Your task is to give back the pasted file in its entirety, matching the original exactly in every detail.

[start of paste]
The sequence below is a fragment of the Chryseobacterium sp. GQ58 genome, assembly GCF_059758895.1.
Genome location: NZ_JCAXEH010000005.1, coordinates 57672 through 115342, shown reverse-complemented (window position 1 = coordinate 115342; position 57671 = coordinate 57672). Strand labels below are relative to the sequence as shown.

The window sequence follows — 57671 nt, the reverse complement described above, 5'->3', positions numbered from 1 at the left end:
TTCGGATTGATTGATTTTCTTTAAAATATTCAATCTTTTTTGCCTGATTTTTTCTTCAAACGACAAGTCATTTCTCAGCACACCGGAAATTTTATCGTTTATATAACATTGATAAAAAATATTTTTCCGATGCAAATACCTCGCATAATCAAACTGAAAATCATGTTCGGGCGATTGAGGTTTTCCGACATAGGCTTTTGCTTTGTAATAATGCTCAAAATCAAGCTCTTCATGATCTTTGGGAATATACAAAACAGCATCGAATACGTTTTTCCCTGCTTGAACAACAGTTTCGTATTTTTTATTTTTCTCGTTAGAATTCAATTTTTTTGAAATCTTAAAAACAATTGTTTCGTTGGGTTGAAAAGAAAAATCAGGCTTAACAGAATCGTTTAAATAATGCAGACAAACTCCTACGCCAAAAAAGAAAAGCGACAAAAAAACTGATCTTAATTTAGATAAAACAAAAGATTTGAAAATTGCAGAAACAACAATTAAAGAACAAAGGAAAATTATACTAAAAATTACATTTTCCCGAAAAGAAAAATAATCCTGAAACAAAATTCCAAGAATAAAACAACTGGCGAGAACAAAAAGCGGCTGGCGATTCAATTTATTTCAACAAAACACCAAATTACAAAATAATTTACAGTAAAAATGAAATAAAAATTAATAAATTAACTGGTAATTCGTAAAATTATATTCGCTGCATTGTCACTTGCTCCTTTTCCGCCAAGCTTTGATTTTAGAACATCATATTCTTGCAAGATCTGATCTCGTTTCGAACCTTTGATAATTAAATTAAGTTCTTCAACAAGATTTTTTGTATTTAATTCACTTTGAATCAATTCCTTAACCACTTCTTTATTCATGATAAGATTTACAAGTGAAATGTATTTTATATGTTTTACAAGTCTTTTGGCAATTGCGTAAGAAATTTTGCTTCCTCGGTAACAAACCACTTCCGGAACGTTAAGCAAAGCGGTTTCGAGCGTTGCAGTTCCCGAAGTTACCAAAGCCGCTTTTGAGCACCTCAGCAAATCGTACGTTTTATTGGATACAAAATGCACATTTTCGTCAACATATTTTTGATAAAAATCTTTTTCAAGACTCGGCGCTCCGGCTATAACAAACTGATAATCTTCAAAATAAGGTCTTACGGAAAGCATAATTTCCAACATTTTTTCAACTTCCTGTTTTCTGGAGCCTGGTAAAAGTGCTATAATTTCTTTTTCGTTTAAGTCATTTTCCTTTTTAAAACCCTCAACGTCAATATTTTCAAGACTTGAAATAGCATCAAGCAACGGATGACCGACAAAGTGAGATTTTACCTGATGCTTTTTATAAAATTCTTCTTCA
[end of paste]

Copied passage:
The sequence below is a fragment of the Chryseobacterium sp. GQ58 genome, assembly GCF_059758895.1.
Genome location: NZ_JCAXEH010000005.1, coordinates 57672 through 115342, shown reverse-complemented (window position 1 = coordinate 115342; position 57671 = coordinate 57672). Strand labels below are relative to the sequence as shown.

The window sequence follows — 57671 nt, the reverse complement described above, 5'->3', positions numbered from 1 at the left end:
TTCGGATTGATTGATTTTCTTTAAAATATTCAATCTTTTTTGCCTGATTTTTTCTTCAAACGACAAGTCATTTCTCAGCACACCGGAAATTTTATCGTTTATATAACATTGATAAAAAATATTTTTCCGATGCAAATACCTCGCATAATCAAACTGAAAATCATGTTCGGGCGATTGAGGTTTTCCGACATAGGCTTTTGCTTTGTAATAATGCTCAAAATCAAGCTCTTCATGATCTTTGGGAATATACAAAACAGCATCGAATACGTTTTTCCCTGCTTGAACAACAGTTTCGTATTTTTTATTTTTCTCGTTAGAATTCAATTTTTTTGAAATCTTAAAAACAATTGTTTCGTTGGGTTGAAAAGAAAAATCAGGCTTAACAGAATCGTTTAAATAATGCAGACAAACTCCTACGCCAAAAAAGAAAAGCGACAAAAAAACTGATCTTAATTTAGATAAAACAAAAGATTTGAAAATTGCAGAAACAACAATTAAAGAACAAAGGAAAATTATACTAAAAATTACATTTTCCCGAAAAGAAAAATAATCCTGAAACAAAATTCCAAGAATAAAACAACTGGCGAGAACAAAAAGCGGCTGGCGATTCAATTTATTTCAACAAAACACCAAATTACAAAATAATTTACAGTAAAAATGAAATAAAAATTAATAAATTAACTGGTAATTCGTAAAATTATATTCGCTGCATTGTCACTTGCTCCTTTTCCGCCAAGCTTTGATTTTAGAACATCATATTCTTGCAAGATCTGATCTCGTTTCGAACCTTTGATAATTAAATTAAGTTCTTCAACAAGATTTTTTGTATTTAATTCACTTTGAATCAATTCCTTAACCACTTCTTTATTCATGATAAGATTTACAAGTGAAATGTATTTTATATGTTTTACAAGTCTTTTGGCAATTGCGTAAGAAATTTTGCTTCCTCGGTAACAAACCACTTCCGGAACGTTAAGCAAAGCGGTTTCGAGCGTTGCAGTTCCCGAAGTTACCAAAGCCGCTTTTGAGCACCTCAGCAAATCGTACGTTTTATTGGATACAAAATGCACATTTTCGTCAACATATTTTTGATAAAAATCTTTTTCAAGACTCGGCGCTCCGGCTATAACAAACTGATAATCTTCAAAATAAGGTCTTACGGAAAGCATAATTTCCAACATTTTTTCAACTTCCTGTTTTCTGGAGCCTGGTAAAAGTGCTATAATTTCTTTTTCGTTTAAGTCATTTTCCTTTTTAAAACCCTCAACGTCAATATTTTCAAGACTTGAAATAGCATCAAGCAACGGATGACCGACAAAGTGAGATTTTACCTGATGCTTTTTATAAAATTCTTCTTCA